The Production Room was founded in 1995 as one of the first full time digital commercial recording facilties on the central coast of California. We started with 4 stereo tracks, 16 mb of ram and a 250 mb hard drive. A lot has happened since then. Today we're focusing on ways to serve clients who are creating web based media content. This includes strategic planning to integrate the benefits of traditional media, web design and IT solutions into new programs produced especially for on-line consumers. Join in the conversation. Throw rocks at glass houses. Share your vision of the future. This is the most progressive time in the media arts since Johannes Gutenburg invented movable type!

Tuesday, November 11, 2008

NAFTA: Revised or Reinterpreted?

What will President Obama mean to Canadians? Ask most Canadians and after polite expressions off relief you'll likely hear speculation about NAFTA.

Former Canadian UN Ambassador Paul Heinbecker is interviewd in this link to a Q and A with Doug Fisher of Canwest News Service published Saturday,November 8th in the Ottawa Citizen.

Q. But what about Obama's vow to reopen NAFTA?

A. Obama and a Democratic Congress might very well open up those labour and environmental provisions of the trade agreement that Obama talked about during the primaries, but there are a lot of Canadians who wouldn't mind that at all. So long as the Americans come at it recognizing that the closest they are ever going to come to energy independence is by co-operating with Canada, I think we could negotiate a pretty good outcome. It's been a long time, nearly 20 years, since the treaty was on the table, and there are plenty of items that could be added or adjusted. None of that really terrifies me.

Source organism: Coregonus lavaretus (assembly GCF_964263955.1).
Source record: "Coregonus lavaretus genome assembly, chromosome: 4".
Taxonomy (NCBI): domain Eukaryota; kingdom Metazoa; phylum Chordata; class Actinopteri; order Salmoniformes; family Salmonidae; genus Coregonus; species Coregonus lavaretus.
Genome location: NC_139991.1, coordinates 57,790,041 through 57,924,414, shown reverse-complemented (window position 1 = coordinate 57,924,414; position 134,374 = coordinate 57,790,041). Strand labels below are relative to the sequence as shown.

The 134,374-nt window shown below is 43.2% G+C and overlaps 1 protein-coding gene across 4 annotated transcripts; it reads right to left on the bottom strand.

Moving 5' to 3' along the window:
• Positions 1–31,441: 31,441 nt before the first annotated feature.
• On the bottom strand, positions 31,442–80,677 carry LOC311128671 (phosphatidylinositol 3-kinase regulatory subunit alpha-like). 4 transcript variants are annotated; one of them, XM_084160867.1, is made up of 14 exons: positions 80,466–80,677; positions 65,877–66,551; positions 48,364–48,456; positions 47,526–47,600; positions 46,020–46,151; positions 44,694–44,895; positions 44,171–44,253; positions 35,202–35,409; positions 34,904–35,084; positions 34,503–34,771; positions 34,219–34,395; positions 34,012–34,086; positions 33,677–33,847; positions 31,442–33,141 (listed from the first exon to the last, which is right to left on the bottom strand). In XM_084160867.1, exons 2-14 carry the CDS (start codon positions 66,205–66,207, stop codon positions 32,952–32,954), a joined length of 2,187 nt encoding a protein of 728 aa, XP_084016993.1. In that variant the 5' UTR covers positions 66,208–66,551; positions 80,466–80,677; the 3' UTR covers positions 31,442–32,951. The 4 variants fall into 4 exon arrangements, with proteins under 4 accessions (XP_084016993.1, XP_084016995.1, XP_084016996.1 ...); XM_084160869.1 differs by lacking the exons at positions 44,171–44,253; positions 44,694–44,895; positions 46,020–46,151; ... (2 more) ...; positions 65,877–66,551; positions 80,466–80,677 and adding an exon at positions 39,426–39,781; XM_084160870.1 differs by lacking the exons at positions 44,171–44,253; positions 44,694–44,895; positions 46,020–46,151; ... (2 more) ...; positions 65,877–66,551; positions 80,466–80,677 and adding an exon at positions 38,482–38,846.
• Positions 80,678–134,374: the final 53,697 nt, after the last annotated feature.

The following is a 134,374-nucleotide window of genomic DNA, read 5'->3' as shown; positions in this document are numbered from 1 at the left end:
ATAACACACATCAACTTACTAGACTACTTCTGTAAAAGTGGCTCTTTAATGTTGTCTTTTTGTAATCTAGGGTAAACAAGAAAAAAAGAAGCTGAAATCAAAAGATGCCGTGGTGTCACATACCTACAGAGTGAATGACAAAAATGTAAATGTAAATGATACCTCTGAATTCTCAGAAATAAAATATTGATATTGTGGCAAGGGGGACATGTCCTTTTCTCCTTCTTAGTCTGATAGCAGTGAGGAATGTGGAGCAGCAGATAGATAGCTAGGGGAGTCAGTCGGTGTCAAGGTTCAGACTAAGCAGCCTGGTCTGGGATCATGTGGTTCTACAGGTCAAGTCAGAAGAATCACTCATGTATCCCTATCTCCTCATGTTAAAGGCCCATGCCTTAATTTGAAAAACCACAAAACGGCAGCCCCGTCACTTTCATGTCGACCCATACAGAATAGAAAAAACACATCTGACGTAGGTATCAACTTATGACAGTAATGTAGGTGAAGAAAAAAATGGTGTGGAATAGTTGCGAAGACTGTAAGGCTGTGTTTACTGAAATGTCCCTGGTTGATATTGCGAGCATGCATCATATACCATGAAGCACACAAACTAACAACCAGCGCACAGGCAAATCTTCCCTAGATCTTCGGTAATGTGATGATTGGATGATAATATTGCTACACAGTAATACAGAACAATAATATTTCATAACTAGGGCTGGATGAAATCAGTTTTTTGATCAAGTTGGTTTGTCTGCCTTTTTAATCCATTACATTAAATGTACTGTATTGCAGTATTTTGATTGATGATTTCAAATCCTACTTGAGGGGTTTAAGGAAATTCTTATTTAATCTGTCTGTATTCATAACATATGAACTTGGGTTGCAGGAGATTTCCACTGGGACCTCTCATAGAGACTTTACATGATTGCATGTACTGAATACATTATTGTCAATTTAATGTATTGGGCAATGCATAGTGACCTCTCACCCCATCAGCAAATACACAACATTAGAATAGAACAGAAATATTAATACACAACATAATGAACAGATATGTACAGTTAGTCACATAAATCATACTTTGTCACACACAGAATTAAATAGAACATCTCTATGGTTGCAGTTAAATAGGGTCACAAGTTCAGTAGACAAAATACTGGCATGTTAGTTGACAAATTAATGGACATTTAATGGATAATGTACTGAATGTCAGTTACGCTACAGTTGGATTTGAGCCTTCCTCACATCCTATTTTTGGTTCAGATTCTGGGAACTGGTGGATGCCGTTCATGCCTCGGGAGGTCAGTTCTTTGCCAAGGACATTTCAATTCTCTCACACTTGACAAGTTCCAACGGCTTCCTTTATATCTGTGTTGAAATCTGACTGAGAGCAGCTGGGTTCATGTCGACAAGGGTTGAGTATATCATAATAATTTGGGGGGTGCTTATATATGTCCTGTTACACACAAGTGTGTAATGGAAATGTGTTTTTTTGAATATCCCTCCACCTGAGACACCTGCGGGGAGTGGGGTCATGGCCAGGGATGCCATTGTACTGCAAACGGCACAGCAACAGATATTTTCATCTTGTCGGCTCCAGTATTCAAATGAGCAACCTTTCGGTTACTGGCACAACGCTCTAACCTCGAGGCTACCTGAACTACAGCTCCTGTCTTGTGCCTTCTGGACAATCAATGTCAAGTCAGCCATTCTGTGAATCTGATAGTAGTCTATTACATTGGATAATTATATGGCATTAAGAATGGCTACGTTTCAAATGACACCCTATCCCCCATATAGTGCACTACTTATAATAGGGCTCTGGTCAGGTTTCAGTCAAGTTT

This is exactly what I heard from Canadians on the East Coast. Ambassador Heinbecker is correct about the benefits for both sides in re-examining NAFTA and there are several other reasons why a reinterpretation of NAFTA will reveal the abuse of the treaty terms by the Bush administration and could restore the intent of the treaty.

There have been times during the last few years when CBC reported mumblings about a withdrawal from NAFTA after US intransigence on trade issues. The softwood lumber fight and a series of border closings related to beef and potatoes left Canada pissed off. Endless US appeals of legal decisions favoring Canada's trade position made some ready to quit. A reinterpretation of NAFTA in Washington could solve some of the problems immediately.

And the US electorate (and our media) should take note of the following comment:

"Canada is the Americans' largest supplier of oil, petroleum products, gas electricity and uranium. And I think significant markets could be found for those elsewhere, if necessary. The Americans know that. So it doesn't make economic sense. Nor does it make sense strategically for the U.S. to force Canada to seek other markets, like China, for resources."

Ummm yeah. We import more energy from Canada than we do from Saudi Arabia. And we get a pretty good deal on energy under NAFTA.

No comments: